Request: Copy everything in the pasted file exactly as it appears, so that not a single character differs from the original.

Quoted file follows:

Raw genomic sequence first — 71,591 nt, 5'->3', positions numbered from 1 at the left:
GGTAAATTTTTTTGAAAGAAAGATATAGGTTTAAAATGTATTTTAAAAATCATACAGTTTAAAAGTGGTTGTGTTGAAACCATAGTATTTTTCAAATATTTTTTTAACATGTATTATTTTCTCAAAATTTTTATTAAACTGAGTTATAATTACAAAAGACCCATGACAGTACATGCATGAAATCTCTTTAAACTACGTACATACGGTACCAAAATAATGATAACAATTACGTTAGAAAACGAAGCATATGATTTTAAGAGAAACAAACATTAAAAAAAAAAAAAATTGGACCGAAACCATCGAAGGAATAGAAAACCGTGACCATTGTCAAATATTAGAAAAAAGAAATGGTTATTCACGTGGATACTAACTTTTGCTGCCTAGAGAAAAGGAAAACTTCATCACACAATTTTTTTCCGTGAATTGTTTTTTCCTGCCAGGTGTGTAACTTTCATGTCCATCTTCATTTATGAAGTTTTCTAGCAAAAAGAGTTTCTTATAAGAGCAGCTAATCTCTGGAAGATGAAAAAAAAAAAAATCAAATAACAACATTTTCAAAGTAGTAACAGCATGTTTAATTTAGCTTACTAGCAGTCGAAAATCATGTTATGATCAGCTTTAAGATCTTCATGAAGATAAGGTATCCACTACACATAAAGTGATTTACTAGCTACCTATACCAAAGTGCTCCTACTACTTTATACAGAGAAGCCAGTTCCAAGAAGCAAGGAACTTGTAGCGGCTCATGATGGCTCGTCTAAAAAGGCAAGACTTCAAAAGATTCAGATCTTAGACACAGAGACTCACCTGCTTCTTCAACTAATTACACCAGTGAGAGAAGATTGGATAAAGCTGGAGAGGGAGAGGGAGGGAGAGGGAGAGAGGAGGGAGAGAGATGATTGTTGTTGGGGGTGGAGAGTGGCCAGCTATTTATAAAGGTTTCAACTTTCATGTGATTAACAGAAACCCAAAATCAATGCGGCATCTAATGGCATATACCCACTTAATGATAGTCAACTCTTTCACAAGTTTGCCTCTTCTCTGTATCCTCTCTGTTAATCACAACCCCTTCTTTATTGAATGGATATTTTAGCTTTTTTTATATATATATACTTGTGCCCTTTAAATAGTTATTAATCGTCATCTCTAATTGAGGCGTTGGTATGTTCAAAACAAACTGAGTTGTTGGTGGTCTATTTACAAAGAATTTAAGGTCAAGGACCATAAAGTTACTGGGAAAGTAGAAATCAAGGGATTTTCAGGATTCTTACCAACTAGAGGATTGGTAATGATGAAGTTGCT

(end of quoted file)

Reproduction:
Raw genomic sequence first — 71,591 nt, 5'->3', positions numbered from 1 at the left:
GGTAAATTTTTTTGAAAGAAAGATATAGGTTTAAAATGTATTTTAAAAATCATACAGTTTAAAAGTGGTTGTGTTGAAACCATAGTATTTTTCAAATATTTTTTTAACATGTATTATTTTCTCAAAATTTTTATTAAACTGAGTTATAATTACAAAAGACCCATGACAGTACATGCATGAAATCTCTTTAAACTACGTACATACGGTACCAAAATAATGATAACAATTACGTTAGAAAACGAAGCATATGATTTTAAGAGAAACAAACATTAAAAAAAAAAAAAATTGGACCGAAACCATCGAAGGAATAGAAAACCGTGACCATTGTCAAATATTAGAAAAAAGAAATGGTTATTCACGTGGATACTAACTTTTGCTGCCTAGAGAAAAGGAAAACTTCATCACACAATTTTTTTCCGTGAATTGTTTTTTCCTGCCAGGTGTGTAACTTTCATGTCCATCTTCATTTATGAAGTTTTCTAGCAAAAAGAGTTTCTTATAAGAGCAGCTAATCTCTGGAAGATGAAAAAAAAAAAAATCAAATAACAACATTTTCAAAGTAGTAACAGCATGTTTAATTTAGCTTACTAGCAGTCGAAAATCATGTTATGATCAGCTTTAAGATCTTCATGAAGATAAGGTATCCACTACACATAAAGTGATTTACTAGCTACCTATACCAAAGTGCTCCTACTACTTTATACAGAGAAGCCAGTTCCAAGAAGCAAGGAACTTGTAGCGGCTCATGATGGCTCGTCTAAAAAGGCAAGACTTCAAAAGATTCAGATCTTAGACACAGAGACTCACCTGCTTCTTCAACTAATTACACCAGTGAGAGAAGATTGGATAAAGCTGGAGAGGGAGAGGGAGGGAGAGGGAGAGAGGAGGGAGAGAGATGATTGTTGTTGGGGGTGGAGAGTGGCCAGCTATTTATAAAGGTTTCAACTTTCATGTGATTAACAGAAACCCAAAATCAATGCGGCATCTAATGGCATATACCCACTTAATGATAGTCAACTCTTTCACAAGTTTGCCTCTTCTCTGTATCCTCTCTGTTAATCACAACCCCTTCTTTATTGAATGGATATTTTAGCTTTTTTTATATATATATACTTGTGCCCTTTAAATAGTTATTAATCGTCATCTCTAATTGAGGCGTTGGTATGTTCAAAACAAACTGAGTTGTTGGTGGTCTATTTACAAAGAATTTAAGGTCAAGGACCATAAAGTTACTGGGAAAGTAGAAATCAAGGGATTTTCAGGATTCTTACCAACTAGAGGATTGGTAATGATGAAGTTGCT